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7th Circuit affirms firing for non-compliance with FMLA leave policy

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The 7th Circuit Court of Appeals affirmed summary judgment dismissing a woman’s Family and Medical Leave Act claim against the company that fired her because she didn’t give proper notice for an extension of leave and failed to return to work as expected.

Letecia Brown sued Ford Motor Co. after she was fired for not reporting to work or explaining in writing or by phone why she didn’t come to work following an approved FMLA leave. Brown’s original FMLA leave expired Aug. 28 and she was to return to work the following day. Because she couldn’t get an appointment with a psychiatrist until the day she was to return to work, she didn’t go back to work as expected and failed to properly notify Ford within two days of learning Aug. 21 she had to extend her leave as required by policy.

Brown claimed to speak by phone with a nurse at the plant’s medical clinic on Aug. 30, telling the nurse that her doctor had extended her leave to Sept. 16. Ford had no record of this call and sent her certified mail notifying her that she had five days to return to work or explain why she was absent or else she would be fired. She didn’t pick up the mail and was fired Sept. 11.

She filed several suits against the company, but the only one at issue is her claim Ford interfered with her FMLA rights. The District Court originally denied summary judgment for Ford because it found the Aug. 30 phone call provided sufficient notice of Brown’s intent to extend her FMLA leave because it happened with two working days of the expiration of her original leave. But the court later reconsidered because the FMLA regulations require employees to give notice within one to two working days of learning about the need for leave, and granted judgment in favor of Ford dismissing the claim.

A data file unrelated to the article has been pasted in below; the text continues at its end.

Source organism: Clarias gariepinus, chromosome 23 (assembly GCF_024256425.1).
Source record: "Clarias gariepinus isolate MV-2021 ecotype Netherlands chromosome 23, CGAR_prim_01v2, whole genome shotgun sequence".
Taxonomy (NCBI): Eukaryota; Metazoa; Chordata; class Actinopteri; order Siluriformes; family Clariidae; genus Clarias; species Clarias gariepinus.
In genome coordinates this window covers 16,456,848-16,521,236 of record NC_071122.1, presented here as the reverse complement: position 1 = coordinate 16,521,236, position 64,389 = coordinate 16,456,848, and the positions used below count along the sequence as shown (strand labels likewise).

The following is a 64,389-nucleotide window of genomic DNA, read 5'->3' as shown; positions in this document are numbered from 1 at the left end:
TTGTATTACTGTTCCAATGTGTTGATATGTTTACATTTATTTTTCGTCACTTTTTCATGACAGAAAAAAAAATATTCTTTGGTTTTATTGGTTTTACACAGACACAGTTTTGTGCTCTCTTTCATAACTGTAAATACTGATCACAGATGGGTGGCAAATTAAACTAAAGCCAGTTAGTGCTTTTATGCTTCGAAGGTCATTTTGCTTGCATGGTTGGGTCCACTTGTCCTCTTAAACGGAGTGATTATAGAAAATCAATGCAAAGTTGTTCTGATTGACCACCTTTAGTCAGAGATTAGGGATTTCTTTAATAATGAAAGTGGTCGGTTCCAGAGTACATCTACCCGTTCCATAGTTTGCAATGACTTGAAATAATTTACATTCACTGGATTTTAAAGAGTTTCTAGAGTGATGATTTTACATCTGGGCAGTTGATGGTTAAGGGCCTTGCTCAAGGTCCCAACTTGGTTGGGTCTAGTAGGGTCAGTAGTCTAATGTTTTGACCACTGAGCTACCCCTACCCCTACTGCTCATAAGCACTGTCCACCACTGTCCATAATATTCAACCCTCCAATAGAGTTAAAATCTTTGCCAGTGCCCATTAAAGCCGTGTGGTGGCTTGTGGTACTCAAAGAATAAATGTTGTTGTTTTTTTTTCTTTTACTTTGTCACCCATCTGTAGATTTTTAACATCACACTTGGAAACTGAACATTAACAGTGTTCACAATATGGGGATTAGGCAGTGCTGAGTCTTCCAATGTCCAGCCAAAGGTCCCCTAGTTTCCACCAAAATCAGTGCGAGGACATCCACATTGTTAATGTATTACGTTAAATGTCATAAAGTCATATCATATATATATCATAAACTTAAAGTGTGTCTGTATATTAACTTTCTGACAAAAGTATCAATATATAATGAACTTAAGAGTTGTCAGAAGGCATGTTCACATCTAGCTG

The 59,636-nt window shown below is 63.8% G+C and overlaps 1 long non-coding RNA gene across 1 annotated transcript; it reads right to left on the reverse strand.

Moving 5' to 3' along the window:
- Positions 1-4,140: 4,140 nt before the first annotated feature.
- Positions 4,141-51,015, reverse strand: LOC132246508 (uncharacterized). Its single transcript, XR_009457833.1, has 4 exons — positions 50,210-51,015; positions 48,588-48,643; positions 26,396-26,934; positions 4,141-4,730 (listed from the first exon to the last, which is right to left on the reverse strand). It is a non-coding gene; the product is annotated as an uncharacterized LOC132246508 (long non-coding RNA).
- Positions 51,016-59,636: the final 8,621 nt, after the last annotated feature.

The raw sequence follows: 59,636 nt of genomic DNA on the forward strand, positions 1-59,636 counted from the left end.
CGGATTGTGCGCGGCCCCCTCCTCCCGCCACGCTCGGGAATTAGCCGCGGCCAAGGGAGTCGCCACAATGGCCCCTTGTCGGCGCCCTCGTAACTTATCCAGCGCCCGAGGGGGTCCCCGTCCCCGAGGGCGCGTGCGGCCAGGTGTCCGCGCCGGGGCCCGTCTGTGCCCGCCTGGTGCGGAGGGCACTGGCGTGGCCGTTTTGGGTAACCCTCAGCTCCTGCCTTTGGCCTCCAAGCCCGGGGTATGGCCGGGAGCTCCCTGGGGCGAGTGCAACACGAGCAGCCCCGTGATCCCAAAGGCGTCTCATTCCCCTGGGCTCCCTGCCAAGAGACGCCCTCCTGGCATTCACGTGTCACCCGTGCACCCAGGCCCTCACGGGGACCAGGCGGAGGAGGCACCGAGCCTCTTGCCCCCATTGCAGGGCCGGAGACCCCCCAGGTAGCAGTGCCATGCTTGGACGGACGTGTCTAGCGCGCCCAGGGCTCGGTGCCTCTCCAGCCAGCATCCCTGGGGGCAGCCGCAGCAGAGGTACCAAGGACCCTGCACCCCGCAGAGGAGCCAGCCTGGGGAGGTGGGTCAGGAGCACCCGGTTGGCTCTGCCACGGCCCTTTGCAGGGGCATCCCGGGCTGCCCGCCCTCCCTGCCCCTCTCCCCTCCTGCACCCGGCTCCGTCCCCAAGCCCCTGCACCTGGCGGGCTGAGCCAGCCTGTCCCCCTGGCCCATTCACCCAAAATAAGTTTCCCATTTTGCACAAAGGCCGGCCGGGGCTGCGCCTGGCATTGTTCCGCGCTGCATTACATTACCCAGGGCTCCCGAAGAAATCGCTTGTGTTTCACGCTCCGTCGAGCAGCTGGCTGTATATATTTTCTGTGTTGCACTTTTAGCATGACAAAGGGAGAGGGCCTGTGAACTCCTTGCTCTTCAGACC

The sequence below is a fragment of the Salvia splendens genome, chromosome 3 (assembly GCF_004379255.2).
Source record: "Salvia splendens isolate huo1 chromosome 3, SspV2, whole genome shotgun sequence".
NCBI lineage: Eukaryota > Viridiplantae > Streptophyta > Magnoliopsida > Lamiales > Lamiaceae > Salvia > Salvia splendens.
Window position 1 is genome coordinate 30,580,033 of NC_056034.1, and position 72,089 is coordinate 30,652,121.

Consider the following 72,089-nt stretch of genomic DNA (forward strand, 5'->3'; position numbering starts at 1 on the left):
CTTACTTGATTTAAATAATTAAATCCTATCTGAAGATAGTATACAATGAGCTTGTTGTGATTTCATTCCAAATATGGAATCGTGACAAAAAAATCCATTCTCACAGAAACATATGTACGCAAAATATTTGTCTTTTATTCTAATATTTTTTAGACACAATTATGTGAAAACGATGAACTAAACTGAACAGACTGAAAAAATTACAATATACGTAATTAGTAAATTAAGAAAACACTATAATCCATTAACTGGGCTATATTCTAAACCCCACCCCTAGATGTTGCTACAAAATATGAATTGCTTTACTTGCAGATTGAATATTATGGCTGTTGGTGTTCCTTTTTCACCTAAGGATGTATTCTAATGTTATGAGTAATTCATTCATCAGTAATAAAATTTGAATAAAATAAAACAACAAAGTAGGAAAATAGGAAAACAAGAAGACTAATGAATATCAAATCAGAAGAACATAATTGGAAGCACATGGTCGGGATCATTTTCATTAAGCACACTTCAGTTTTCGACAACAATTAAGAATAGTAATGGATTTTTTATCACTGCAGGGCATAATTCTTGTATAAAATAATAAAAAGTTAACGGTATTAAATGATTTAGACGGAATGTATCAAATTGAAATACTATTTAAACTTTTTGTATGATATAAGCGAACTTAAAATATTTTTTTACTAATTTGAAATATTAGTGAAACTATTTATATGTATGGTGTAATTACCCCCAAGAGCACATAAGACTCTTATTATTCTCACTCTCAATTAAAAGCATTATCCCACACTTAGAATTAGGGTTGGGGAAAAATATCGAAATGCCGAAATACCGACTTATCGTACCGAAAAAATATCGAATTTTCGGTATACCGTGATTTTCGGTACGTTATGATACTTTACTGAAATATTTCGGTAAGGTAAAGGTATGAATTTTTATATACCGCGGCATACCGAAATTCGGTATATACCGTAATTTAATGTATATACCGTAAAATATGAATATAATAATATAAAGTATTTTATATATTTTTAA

The undisputed facts show Brown learned of her need to extend her FMLA on Aug. 21 but failed to notify Ford, wrote Judge Diane Sykes in Letecia D. Brown v. Automotive Components Holdings, LLC and Ford Motor Co., No. 09-1641. The judges went on to confirm that Ford was well within its rights for FMLA purposes to fire Brown according to its standard leave procedures.

Brown raised three new arguments on appeal, which even if they weren’t waived, would fail, noted Judge Sykes. The court rejected her argument that she complied with FMLA regulations because she provided notice as soon as practicable because Brown didn’t show it was impractical for her to give notice on Aug. 21.

The court wasn’t persuaded by her other arguments either – that Ford’s 5-day quit notice was an explicit waiver of its right to rely on the one or two working days’ notice provision of the FMLA; that by not firing her on the day she failed to return to work, the company waived its right to rely on the FMLA provisions governing notice; and her phone call to the nurse was a request for new FMLA leave instead of an extension of her original leave.

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  1. What is this, the Ind Supreme Court thinking that there is a separation of powers and limited enumerated powers as delegated by a dusty old document? Such eighteen century thinking, so rare and unwanted by the elites in this modern age. Dictate to us, dictate over us, the massess are chanting! George Soros agrees. Time to change with times Ind Supreme Court, says all President Snows. Rule by executive decree is the new black.

  2. I made the same argument before a commission of the Indiana Supreme Court and then to the fedeal district and federal appellate courts. Fell flat. So very glad to read that some judges still beleive that evidentiary foundations matter.

  3. KUDOS to the Indiana Supreme Court for realizing that some bureacracies need to go to the stake. Recall what RWR said: "No government ever voluntarily reduces itself in size. Government programs, once launched, never disappear. Actually, a government bureau is the nearest thing to eternal life we'll ever see on this earth!" NOW ... what next to this rare and inspiring chopping block? Well, the Commission on Gender and Race (but not religion!?!) is way overdue. And some other Board's could be cut with a positive for State and the reputation of the Indiana judiciary.

  4. During a visit where an informant with police wears audio and video, does the video necessary have to show hand to hand transaction of money and narcotics?

  5. I will agree with that as soon as law schools stop lying to prospective students about salaries and employment opportunities in the legal profession. There is no defense to the fraudulent numbers first year salaries they post to mislead people into going to law school.

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